Archive for September 11, 2014

photo 3_2During an eventful summer I read six crime fiction books that I haven’t reviewed as yet. I will say a few words about each of them, and possibly expand on that if the more recent books are shortlisted for the CWA International Dagger, or the Petrona Award next year. 

Agatha Christie isn’t the most widely published author of all time for nothing. Reading her books is relaxing and takes you into a different world away from the many worries of 21st Century life. I read two of Agatha’s novels; The Secret of Chimneys from 1925, and Crooked House from 1949.

The Secret of Chimneys [1925] is truly evocative of its age with some politically incorrect xenophobia, and a plot involving jewel thieves, Balkan spies, glamourous seductive flappers, maids, butlers, and amiable young men at the Foreign Office. 

Bill Eversleigh was an extremely nice lad. He was a good cricketer and a scratch golfer, he had pleasant manners, and an amiable disposition, but his position at the Foreign Office had been gained, not by brains, but by good connexions.

If you read between the lines Agatha Christie was a great observer of people, and even as early in her writing career as 1925 some of her commentary on the ruling class is very much to the point.

On the sideboard were half a score of heavy silver dishes, ingeniously kept hot by patent arrangements.

‘Omelet,’ said Lord Caterham, lifting each lid in turn.’ Eggs and bacon, kidneys, devilled bird, haddock, cold ham, cold pheasant. I don’t like any of these things, Tredwell. Ask the cook to poach me an egg, will you?

‘Very good , my lord.’

The plot is ridiculous, the thriller element unbelievable, the characters are stereotypes, but above all  it is frivolous fun and escapism so one can almost excuse the references to a dago, and this sort of tosh:

‘Herman Isaacstein. The representative of the syndicate I spoke to you about.’

‘The all-British syndicate?’

‘Yes. Why?’ ‘

Nothing-nothing-I only wondered, that’s all. Curious names these people have.’

That is how it was in 1925 and for many years after. Trying to sanitise historical attitudes by for example removing the n- word from Mark Twain, or taking out the anti-Semitism from many of the Golden Age writers will blind us to far more serious present day problems. photo

Crooked House [1949] is a far superior novel, a classic country house mystery with a dysfunctional family, an elderly victim of a poisoning, Aristide Leonides, [how Christie loved her poisons] and some well drawn characters. Aristide, a Greek, originally came from Smyrna and his elderly sister-in-law does on one occasion refer to him as a dago, but otherwise the book won’t offend as much as the earlier work. 

The Crooked House is lived in by Aristide, and his much younger second wife Brenda.

Aristide’s grown up children by his first wife, Philip and his wife Magda, an actress, who have three children, Sophia engaged to our hero Charles Hayward, and the younger Eustace and Josephine. Roger and his wife Clemency, who don’t have any children. Roger runs Aristide’s business now. Aristide had settled large amounts of money on his children, and everyone in the house appears to be financially very comfortable.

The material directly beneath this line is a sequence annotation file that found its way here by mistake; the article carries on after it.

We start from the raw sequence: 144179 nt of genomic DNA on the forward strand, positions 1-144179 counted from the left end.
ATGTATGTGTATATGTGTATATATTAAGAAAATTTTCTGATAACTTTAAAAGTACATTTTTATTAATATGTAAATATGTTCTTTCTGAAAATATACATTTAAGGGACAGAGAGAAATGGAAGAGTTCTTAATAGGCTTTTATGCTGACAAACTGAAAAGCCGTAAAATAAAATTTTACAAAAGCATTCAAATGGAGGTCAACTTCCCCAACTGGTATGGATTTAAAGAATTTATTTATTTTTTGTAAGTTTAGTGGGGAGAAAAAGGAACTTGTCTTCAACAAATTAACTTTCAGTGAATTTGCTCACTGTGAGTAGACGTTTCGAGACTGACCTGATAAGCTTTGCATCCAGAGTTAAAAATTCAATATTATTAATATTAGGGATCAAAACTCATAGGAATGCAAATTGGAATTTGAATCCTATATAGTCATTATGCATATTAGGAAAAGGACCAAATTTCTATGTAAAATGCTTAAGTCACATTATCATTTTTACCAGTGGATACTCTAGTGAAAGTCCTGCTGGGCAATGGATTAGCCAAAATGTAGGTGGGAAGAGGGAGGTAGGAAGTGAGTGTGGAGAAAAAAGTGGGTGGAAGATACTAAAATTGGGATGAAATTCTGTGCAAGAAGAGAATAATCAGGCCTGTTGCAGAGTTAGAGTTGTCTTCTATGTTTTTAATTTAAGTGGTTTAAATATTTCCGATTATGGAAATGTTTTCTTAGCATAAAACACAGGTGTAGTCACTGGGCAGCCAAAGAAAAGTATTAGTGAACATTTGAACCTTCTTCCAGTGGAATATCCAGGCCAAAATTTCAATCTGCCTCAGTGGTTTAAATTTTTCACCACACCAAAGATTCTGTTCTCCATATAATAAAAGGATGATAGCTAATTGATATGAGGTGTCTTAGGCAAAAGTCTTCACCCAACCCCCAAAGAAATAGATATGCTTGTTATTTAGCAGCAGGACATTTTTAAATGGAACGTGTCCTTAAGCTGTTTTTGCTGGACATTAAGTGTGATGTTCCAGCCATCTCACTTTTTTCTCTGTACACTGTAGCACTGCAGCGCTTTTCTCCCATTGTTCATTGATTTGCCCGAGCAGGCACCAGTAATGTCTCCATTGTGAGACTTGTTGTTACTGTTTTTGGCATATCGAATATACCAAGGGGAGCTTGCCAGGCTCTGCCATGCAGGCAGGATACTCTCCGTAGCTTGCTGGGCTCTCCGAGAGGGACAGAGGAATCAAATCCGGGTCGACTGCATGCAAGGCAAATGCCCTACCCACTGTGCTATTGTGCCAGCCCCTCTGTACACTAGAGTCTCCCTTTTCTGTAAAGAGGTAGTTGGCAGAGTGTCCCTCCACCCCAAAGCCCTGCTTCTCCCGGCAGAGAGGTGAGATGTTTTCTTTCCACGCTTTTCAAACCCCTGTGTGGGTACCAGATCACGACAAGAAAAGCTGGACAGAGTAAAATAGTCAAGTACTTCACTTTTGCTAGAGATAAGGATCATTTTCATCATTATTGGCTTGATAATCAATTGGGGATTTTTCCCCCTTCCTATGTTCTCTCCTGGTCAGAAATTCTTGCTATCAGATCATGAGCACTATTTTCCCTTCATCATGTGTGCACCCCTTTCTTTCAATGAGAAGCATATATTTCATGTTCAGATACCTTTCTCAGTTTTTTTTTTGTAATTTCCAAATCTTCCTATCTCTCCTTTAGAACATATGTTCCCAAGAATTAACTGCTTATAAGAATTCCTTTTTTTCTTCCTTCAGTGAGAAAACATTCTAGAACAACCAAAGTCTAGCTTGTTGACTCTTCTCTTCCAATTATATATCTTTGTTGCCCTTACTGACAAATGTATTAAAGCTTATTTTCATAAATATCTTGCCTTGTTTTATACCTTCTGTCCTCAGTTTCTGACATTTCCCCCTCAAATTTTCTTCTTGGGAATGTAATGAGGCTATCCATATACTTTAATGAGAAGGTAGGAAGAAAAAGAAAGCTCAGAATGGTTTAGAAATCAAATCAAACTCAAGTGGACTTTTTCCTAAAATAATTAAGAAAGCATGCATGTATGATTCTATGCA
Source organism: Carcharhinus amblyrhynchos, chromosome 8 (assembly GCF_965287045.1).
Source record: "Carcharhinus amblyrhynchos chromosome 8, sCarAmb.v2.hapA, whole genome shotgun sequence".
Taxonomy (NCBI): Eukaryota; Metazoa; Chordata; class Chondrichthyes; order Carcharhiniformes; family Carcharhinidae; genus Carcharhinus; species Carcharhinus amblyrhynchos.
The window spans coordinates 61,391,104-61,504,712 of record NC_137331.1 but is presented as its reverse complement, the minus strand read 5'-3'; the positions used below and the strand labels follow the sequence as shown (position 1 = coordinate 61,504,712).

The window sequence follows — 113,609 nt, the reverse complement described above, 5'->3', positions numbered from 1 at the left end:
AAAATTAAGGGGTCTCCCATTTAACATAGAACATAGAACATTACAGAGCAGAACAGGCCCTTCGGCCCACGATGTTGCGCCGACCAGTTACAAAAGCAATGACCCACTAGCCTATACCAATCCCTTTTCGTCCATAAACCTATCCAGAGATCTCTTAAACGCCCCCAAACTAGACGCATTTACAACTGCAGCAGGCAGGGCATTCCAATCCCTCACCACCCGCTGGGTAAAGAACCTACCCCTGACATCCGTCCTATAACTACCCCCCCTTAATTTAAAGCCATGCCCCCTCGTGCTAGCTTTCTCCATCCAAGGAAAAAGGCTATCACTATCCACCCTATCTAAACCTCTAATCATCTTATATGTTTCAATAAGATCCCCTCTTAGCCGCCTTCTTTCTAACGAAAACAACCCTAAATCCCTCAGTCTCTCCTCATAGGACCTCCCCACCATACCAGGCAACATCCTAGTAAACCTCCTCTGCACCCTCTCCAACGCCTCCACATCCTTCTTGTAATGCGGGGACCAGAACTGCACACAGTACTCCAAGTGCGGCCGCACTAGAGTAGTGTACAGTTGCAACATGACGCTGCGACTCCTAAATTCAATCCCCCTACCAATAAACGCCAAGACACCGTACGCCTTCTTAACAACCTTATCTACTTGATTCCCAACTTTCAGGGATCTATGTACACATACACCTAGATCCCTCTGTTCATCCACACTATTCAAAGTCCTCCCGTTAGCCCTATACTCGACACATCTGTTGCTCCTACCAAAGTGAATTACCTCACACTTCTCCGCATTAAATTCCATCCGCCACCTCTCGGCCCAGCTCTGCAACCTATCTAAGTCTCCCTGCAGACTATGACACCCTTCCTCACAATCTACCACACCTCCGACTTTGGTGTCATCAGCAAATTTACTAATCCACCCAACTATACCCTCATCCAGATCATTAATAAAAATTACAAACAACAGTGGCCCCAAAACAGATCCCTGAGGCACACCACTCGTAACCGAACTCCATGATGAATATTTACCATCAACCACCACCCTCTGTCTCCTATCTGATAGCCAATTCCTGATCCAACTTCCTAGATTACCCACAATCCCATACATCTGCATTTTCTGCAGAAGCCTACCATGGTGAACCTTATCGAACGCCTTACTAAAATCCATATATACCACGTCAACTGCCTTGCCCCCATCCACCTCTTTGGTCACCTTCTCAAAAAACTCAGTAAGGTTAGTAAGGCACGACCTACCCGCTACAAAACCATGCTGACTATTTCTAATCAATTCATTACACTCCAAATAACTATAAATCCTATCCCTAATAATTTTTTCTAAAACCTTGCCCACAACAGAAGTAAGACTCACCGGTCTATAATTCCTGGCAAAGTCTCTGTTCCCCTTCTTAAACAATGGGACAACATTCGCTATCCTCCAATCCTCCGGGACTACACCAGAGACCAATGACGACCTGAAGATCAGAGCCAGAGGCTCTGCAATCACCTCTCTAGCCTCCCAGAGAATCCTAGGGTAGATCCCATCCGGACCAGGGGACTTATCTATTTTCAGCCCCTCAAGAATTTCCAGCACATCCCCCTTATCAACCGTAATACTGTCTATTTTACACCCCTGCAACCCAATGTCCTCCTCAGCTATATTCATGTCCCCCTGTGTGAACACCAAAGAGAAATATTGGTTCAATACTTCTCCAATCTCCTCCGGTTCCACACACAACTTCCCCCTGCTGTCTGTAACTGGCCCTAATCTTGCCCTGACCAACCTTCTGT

The younger children have a tutor Laurence Brown, who may or may not be having an affair with Brenda. There is also Edith de Haviland, sister of the first Mrs Leonides, and Nannie an elderly retainer who looks after Josephine. 

As Chief Inspector Taverner exclaims-

“Everybody in the damned house had a means and opportunity. What I want is a motive.”

The plot is taut with an ending in which Agatha Christie once again does something completely unconventional. A very good read.

The third English crime fiction book I read this summer was by coincidence The Riddle of The Third Mile [1983] by Colin Dexter.

I have to admit that I found this novel a little hard going. I think the author’s plot twists are a bit too clever for me, and I have come to the conclusion that his reputation does owe a lot to the brilliant acting in the TV series by John Thaw as Morse and Kevin Whately as Lewis. The complexity of this plot blending Oxford Dons, an unidentifiable body with no head or hands, exam results, the college vacation, tooth abscesses, strip clubs, prostitutes and removal firms had me slightly confused for a little while, but then so was Morse.

Back in Morse’s office, Lewis launched into his questions: ‘It’s pretty certainly Brown-Smith’s body, don’t you think, sir?’  

‘Don’t know.’

‘But surely-‘

‘I said I don’t bloody know!’ 

The Riddle of The Third Mile was a good read, although the theme of feuding dons seemed a little repetitive, possibly because I have watched too many episodes of the TV series. 

[Summer reading roundup to be continued]